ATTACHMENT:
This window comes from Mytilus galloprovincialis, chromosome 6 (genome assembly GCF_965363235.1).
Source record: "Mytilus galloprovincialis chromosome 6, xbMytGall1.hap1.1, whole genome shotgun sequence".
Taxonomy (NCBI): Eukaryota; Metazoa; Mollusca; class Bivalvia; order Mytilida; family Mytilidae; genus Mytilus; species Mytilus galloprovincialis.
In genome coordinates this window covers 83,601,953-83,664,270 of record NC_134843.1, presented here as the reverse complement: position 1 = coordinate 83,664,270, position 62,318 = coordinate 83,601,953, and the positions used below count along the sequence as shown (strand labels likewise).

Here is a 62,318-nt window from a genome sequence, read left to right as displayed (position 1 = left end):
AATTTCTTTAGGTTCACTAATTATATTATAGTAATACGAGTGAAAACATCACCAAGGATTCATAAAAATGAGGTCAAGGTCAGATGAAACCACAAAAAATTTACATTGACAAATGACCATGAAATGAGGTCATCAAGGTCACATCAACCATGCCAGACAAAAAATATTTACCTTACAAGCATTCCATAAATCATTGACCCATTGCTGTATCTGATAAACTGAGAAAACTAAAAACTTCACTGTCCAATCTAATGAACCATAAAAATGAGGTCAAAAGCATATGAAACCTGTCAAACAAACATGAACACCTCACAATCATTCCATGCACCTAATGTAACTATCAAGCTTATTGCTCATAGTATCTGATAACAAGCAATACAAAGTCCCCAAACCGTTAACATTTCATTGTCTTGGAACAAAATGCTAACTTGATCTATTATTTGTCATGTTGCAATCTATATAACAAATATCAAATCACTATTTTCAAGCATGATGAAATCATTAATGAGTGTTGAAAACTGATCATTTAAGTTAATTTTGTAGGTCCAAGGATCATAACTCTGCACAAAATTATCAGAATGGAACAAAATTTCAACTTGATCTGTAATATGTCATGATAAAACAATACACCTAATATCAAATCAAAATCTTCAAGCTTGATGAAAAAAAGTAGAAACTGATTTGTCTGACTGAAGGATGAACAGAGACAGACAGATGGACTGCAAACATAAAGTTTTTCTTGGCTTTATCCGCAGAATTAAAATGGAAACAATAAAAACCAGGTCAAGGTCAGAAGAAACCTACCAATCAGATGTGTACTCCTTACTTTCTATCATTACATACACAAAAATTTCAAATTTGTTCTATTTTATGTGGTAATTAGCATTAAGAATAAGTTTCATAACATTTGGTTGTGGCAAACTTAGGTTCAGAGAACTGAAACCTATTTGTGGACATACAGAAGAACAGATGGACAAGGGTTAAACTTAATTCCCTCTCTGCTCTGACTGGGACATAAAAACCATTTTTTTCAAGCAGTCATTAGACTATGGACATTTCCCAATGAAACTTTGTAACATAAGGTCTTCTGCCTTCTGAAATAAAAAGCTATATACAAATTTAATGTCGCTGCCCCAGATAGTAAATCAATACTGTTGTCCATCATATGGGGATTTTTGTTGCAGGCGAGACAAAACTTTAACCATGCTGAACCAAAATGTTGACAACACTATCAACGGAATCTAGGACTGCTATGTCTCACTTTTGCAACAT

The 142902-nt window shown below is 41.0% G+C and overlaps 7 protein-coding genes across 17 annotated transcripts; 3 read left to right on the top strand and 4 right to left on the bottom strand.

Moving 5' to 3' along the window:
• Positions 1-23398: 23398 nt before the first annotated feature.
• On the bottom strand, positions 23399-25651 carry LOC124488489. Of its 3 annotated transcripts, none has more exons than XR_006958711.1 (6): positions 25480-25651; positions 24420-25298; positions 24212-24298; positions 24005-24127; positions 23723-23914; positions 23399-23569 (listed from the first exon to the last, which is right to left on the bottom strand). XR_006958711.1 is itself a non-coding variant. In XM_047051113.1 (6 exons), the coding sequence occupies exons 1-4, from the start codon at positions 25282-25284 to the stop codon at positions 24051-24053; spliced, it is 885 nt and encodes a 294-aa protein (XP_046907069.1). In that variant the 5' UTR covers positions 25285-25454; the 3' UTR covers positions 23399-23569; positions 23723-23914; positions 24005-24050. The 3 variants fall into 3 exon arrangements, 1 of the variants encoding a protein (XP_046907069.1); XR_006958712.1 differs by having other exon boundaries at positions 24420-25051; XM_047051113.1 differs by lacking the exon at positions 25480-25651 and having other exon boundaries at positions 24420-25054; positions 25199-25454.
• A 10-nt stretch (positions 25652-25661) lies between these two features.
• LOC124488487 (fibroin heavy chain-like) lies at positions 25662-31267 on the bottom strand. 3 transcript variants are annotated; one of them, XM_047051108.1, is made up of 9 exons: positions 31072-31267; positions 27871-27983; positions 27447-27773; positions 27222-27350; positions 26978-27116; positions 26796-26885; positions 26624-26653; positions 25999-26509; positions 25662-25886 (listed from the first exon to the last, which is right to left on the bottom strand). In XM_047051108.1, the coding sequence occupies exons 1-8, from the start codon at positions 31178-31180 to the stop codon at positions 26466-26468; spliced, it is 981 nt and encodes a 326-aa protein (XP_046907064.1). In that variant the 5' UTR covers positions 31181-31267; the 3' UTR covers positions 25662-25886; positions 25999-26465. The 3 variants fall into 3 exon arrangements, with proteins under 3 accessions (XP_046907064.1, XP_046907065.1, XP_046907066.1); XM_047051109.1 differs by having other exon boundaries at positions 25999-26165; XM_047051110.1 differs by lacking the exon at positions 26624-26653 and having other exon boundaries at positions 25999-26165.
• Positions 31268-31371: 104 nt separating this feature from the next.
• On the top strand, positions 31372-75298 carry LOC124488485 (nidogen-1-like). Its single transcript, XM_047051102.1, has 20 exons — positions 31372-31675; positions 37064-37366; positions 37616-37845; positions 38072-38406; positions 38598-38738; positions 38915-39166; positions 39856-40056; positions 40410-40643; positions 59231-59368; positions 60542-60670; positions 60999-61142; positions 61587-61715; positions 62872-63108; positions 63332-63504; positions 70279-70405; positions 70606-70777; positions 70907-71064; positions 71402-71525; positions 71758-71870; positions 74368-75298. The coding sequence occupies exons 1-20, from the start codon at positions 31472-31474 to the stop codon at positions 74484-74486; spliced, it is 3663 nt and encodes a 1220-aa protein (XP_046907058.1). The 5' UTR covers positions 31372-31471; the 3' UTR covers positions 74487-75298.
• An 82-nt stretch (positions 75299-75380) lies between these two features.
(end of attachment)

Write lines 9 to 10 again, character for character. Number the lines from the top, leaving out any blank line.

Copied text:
• Positions 1-23398: 23398 nt before the first annotated feature.
• On the bottom strand, positions 23399-25651 carry LOC124488489. Of its 3 annotated transcripts, none has more exons than XR_006958711.1 (6): positions 25480-25651; positions 24420-25298; positions 24212-24298; positions 24005-24127; positions 23723-23914; positions 23399-23569 (listed from the first exon to the last, which is right to left on the bottom strand). XR_006958711.1 is itself a non-coding variant. In XM_047051113.1 (6 exons), the coding sequence occupies exons 1-4, from the start codon at positions 25282-25284 to the stop codon at positions 24051-24053; spliced, it is 885 nt and encodes a 294-aa protein (XP_046907069.1). In that variant the 5' UTR covers positions 25285-25454; the 3' UTR covers positions 23399-23569; positions 23723-23914; positions 24005-24050. The 3 variants fall into 3 exon arrangements, 1 of the variants encoding a protein (XP_046907069.1); XR_006958712.1 differs by having other exon boundaries at positions 24420-25051; XM_047051113.1 differs by lacking the exon at positions 25480-25651 and having other exon boundaries at positions 24420-25054; positions 25199-25454.